What did I learn, then, for my own brewing? The thing which most impressed in the best ales I had was their lightness of touch. Malt flavours came though, but without being assertively malty; hopping was present, distinctive, often interesting, but rarely forward and overpowering. In short, the UK remains supreme, in my mind, as the home of the session ale, which demands restraint and technical mastery. And that was best exemplified in those delicate, unassuming–but ever-so-quaffable–golden ales which welcomed my back to the homeland. Can I replicate that thousands of miles away - with less fresh ingredients and without going to cask? Probably not - but I can certainly make it my yardstick.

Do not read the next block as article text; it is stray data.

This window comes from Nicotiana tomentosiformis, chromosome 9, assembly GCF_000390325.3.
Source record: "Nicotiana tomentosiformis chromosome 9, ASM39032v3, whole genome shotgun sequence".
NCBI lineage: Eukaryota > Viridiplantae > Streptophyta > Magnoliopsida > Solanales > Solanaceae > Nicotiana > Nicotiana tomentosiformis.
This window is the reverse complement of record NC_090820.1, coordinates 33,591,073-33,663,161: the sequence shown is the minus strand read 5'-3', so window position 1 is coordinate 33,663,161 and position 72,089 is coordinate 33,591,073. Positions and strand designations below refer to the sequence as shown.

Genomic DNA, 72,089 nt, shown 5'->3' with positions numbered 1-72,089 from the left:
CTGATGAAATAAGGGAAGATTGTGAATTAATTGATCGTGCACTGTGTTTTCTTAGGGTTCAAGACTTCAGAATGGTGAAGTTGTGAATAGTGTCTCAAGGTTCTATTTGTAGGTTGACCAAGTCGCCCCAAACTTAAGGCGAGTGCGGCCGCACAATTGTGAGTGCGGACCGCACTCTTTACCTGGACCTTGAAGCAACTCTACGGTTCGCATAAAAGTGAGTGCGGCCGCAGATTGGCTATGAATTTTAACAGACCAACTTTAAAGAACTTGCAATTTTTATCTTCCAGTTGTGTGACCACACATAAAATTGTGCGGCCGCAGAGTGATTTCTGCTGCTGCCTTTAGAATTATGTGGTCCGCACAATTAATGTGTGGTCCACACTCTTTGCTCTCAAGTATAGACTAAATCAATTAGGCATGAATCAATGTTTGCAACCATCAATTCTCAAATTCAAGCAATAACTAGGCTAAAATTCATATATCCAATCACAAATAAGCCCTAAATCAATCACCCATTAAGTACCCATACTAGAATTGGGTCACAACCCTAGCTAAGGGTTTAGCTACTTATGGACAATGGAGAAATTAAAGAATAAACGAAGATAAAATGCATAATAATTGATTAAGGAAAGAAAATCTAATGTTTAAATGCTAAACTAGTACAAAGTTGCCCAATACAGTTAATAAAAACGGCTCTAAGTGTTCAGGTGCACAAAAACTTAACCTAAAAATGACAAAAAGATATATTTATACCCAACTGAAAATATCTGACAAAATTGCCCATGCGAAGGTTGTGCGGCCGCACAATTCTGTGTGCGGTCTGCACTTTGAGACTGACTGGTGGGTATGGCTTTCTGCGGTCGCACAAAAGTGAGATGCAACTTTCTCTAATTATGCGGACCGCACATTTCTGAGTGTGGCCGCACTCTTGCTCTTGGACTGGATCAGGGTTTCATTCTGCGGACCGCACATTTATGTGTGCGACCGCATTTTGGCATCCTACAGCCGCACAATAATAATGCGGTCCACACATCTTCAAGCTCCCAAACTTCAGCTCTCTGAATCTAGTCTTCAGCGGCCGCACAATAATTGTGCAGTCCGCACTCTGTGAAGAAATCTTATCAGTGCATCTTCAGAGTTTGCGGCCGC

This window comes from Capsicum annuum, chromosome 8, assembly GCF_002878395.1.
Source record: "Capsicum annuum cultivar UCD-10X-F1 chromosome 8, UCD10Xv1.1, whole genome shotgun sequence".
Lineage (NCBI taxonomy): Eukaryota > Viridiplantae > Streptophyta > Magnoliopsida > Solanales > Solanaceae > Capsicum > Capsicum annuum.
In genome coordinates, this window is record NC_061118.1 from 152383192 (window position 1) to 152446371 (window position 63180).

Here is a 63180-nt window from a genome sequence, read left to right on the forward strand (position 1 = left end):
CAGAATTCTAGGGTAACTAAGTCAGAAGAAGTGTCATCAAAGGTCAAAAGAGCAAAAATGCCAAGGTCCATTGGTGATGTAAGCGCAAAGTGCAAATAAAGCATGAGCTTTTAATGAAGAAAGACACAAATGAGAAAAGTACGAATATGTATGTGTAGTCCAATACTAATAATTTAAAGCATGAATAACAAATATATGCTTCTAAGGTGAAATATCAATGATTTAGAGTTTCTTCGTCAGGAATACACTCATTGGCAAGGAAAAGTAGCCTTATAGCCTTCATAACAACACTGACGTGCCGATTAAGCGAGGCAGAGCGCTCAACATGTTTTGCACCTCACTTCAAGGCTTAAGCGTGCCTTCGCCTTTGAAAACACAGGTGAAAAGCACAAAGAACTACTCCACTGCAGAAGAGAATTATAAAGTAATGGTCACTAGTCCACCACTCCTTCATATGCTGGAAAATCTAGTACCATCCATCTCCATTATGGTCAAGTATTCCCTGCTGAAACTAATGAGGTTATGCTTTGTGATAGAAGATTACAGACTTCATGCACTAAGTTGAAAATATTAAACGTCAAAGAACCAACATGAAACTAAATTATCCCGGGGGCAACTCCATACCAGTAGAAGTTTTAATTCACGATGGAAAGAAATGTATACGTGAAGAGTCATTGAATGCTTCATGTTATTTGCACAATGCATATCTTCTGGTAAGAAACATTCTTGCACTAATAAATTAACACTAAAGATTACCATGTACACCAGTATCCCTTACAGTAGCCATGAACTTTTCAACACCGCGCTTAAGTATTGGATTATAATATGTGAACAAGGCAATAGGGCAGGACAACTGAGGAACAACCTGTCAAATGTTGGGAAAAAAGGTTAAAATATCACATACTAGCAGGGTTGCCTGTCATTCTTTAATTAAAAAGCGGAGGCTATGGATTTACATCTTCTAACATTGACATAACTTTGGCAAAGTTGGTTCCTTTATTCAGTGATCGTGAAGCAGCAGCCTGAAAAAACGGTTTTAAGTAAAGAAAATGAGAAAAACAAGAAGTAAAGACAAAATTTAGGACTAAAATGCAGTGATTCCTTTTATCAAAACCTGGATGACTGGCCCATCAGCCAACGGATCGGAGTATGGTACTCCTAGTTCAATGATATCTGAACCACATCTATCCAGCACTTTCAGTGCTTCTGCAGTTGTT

My plane leaves shortly, and this piece already growing longer than I intended. So I’ll leave it here for now. And maybe pick up the Belgian/Dutch leg of this trip in a future post. See you in Bangkok. (And I’ll try to add some images later. Maybe.)


1 comments so far. Add your voice above.

This is great. Some mouthwatering ales described here. I agree with you about the UK’s culture of subtler brews. The last time I was back there – 2016 – my experience dovetailed with yours. Conservative use of new world hops in traditional cask ales.

Look forward to part 2, and also a report on SEABrew Bangkok.